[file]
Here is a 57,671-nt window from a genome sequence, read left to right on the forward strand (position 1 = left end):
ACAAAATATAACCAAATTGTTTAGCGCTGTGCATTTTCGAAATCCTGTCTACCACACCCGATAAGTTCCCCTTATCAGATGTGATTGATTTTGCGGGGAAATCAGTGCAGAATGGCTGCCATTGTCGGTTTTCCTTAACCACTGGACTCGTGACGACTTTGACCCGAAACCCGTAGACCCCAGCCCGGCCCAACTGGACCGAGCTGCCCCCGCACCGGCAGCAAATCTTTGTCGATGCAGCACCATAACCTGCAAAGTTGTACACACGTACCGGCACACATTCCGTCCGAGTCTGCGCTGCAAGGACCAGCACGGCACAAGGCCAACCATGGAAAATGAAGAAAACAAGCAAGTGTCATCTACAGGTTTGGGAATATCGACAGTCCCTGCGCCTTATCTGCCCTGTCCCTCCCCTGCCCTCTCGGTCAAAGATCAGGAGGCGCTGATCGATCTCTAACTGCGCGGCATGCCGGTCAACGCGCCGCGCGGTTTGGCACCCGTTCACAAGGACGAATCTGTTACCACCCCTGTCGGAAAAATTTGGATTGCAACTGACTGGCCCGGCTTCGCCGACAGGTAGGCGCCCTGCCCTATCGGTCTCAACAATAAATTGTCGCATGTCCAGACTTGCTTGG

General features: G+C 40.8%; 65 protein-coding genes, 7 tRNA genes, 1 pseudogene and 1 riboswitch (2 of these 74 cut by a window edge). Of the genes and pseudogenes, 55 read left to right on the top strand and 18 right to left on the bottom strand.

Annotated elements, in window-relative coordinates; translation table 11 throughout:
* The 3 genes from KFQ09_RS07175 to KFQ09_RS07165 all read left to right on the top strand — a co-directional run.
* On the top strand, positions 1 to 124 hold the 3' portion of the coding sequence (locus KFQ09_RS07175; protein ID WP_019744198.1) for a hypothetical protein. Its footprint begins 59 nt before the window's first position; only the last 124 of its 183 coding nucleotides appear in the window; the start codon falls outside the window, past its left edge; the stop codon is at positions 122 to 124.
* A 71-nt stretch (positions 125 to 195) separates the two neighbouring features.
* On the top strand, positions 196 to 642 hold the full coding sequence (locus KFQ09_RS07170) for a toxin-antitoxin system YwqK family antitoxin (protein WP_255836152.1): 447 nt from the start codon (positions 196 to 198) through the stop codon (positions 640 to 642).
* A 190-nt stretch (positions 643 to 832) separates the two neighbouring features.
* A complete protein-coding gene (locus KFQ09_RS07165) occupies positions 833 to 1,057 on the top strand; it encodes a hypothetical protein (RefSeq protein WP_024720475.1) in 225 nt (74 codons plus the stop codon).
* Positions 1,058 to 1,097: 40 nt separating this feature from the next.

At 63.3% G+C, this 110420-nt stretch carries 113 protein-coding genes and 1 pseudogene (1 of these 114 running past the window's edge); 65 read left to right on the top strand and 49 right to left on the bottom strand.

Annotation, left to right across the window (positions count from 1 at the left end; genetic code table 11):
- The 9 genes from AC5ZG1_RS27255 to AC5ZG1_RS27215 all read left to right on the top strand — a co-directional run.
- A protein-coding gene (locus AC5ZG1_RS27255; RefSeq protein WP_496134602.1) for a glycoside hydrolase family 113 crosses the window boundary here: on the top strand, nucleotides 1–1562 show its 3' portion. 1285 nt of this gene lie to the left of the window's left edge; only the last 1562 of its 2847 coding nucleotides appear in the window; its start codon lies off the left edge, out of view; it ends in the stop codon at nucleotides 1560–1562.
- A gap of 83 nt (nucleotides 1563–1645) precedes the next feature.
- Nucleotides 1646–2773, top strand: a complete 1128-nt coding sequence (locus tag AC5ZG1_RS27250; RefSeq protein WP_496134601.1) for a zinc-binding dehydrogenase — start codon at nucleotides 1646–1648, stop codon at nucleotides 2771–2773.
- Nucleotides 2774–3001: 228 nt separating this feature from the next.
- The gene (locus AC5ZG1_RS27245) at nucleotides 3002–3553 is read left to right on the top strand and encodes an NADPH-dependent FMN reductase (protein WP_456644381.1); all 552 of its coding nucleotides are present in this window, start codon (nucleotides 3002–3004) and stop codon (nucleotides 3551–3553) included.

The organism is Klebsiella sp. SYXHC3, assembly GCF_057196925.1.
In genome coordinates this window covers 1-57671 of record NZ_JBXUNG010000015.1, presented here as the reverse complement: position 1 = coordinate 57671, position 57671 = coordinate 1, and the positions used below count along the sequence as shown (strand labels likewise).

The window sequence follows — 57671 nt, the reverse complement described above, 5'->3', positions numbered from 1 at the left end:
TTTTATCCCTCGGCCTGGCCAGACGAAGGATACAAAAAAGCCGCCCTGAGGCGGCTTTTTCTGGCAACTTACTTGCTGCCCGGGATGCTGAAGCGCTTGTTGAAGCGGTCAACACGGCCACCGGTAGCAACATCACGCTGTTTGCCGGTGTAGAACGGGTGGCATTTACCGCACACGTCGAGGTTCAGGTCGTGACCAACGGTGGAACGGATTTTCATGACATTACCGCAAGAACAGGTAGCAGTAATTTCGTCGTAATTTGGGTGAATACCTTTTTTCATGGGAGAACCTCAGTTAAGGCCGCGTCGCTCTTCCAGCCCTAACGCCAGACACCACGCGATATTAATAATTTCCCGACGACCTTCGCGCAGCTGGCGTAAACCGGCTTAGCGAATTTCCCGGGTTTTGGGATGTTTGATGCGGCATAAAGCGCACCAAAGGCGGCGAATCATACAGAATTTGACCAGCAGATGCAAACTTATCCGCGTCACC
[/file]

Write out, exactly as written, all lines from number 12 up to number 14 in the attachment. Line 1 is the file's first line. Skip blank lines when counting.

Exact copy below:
At 63.3% G+C, this 110420-nt stretch carries 113 protein-coding genes and 1 pseudogene (1 of these 114 running past the window's edge); 65 read left to right on the top strand and 49 right to left on the bottom strand.

Annotation, left to right across the window (positions count from 1 at the left end; genetic code table 11):
- The 9 genes from AC5ZG1_RS27255 to AC5ZG1_RS27215 all read left to right on the top strand — a co-directional run.